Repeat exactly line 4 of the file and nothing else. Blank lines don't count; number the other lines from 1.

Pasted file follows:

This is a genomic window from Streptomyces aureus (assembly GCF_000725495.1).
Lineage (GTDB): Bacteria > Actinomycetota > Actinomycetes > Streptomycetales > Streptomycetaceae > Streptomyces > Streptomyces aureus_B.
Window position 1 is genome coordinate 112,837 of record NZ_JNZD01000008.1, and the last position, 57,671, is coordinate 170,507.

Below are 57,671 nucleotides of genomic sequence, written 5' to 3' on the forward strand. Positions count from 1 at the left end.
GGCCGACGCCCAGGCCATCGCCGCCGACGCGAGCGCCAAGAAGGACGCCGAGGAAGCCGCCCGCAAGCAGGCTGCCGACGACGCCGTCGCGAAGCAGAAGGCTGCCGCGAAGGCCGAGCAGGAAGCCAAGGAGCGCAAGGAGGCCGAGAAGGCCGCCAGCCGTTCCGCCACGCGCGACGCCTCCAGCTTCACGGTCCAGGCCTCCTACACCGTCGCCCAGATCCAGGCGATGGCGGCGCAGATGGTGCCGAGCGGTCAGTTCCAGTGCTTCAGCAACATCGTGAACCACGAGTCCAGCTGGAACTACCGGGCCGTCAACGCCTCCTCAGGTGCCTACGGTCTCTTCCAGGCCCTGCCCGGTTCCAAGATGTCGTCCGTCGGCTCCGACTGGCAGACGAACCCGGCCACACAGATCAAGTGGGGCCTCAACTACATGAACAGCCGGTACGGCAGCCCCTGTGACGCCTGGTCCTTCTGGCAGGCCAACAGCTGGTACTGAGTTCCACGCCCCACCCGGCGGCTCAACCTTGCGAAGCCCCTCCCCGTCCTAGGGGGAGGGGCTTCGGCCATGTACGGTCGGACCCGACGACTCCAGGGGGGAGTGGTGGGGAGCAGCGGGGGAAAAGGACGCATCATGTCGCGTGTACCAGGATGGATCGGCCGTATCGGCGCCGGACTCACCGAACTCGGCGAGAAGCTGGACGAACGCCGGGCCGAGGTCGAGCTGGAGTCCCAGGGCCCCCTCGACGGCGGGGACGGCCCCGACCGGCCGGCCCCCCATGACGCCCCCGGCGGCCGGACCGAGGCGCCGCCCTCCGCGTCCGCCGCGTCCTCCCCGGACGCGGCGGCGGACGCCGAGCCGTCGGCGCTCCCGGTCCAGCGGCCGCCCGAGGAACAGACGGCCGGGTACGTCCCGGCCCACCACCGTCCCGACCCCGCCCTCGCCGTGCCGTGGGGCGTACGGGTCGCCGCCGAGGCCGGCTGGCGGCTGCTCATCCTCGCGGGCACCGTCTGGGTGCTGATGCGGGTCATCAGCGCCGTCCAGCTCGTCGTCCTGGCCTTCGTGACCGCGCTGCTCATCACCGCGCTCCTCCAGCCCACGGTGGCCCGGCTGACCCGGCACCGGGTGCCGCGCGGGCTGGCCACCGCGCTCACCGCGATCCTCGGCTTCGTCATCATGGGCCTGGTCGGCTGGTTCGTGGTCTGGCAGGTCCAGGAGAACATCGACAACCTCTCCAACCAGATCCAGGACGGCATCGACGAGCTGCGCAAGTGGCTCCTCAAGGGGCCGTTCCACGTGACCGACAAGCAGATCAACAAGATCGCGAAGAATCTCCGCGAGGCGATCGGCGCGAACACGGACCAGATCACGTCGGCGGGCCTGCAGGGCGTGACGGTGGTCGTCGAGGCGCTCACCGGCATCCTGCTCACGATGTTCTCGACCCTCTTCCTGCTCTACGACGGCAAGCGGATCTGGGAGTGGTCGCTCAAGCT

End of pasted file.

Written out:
Below are 57,671 nucleotides of genomic sequence, written 5' to 3' on the forward strand. Positions count from 1 at the left end.